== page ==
This week’s main article looks at the history of another of Wycombe’s iconic shops, Dring’s.

Older readers will remember their drapers and outfitters shop on the corner of Church Street and White Hart Lane.

The founder John Richard Dring was born in Sutterby, Lincolnshire in 1841, the son of Joseph, a farmer, and Frances Dring. By the time of the census in 1851 the couple had a family of 8 children, 5 daughters and three sons, and Joseph was farming 230 acres and employing 5 labourers.

Although John was the eldest son, and might have been expected to inherit the farm, he decided to leave home in his late teens to seek his fortune elsewhere. He became a draper’s assistant in an establishment at 1 Angel Street, Sheffield. In 1866 at the age of 25 he came to High Wycombe, and married Annie Weller a year later. Their first son Arthur Weller Dring was born in late 1868, followed by Edith Louisa in 1870, and Florence Gertrude in 1878. Their last child was another son, Frank Herbert, who was born in 1880 at 19 White Hart Street, High Wycombe.

Within a year or two of his marriage John had established himself as a linen draper with a shop on the corner of White Hart Street and Church Street, High Wycombe. Older readers will remember this building as The Chequers, which is reputed to have welcomed Queen Elizabeth I to stay there in 1588. Still Princess Elizabeth at that time, she was on her way from the Palace of Woodstock to Hampton Court. In John Dring’s time the building was named Victoria House, and the address was 1 & 3 Church Street and 2 White Hart Street.

In the 1871 census the sister of John’s wife’s Annie, Louisa who was a milliner, was living with the family, as well as an apprentice Alfred Thompson, a draper’s assistant Sarah Groves, and a domestic servant Unity Nash. Nine years later, in 1880, the family would have been devasted by the death of Annie on August 24th at the age of 38.

With a young family to take care of, the youngest child Frank being only 6 months old when his mother died, it was not surprising that John quickly remarried. This was to Esther Ann Almond just over 12 months after the death of Annie.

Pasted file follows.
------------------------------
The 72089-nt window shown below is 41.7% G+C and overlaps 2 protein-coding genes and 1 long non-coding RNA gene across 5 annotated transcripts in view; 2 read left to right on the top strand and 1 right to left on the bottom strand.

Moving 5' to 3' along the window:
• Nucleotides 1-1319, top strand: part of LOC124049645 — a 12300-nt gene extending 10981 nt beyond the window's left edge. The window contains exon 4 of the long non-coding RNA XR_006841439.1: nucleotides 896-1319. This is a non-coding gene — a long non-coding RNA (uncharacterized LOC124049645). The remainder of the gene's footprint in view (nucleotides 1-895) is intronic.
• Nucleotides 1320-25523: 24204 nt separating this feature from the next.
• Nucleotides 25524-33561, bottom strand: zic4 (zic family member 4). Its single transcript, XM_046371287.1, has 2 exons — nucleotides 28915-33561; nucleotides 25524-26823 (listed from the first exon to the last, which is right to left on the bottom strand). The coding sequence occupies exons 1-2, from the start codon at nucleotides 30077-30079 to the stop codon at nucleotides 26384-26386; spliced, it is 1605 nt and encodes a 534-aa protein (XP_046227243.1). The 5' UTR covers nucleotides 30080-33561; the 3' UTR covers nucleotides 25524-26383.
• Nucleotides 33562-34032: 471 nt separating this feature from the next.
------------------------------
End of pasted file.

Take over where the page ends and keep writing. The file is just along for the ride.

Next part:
In the 1881 census three assistants were living with the family, as well as two domestic servants. Clearly the business was thriving. John was a Wesleyan preacher and held numerous posts in the movement locally. He was Trustee of many local Wesleyan chapels, at Downley, Bourne End, Booker and Holmer Green for example.

He was a manager of the Wycombe Savings Bank, whose offices were in Church Street, almost opposite to the Priory Road/Castle Street junction.

By the time of the 1891 census the family had moved to live away from the business. This was still close to the town centre, at the house named Hawarden Villa in Priory Road. Two assistants were living with them, as well as a domestic servant. John continued to live there until he died on March 15th 1915 at the age of 74.

His obituary in the Bucks Free Press stated that he ‘‘had been in ill-health for a considerable period, but was able to attend to his business to within a short time of his death’’.

It continued ‘’On more than one occasion he was approached to seek municipal and other like honours, but he always declined, preferring to devote his energies to Christian work, and other kindred organizations’’.

Following John’s death, the business was managed by his younger son Frank Herbert Dring. Frank had left home in his late teens and married Ethel Virginia Nixon on September 28 1898 at the register office in Reading.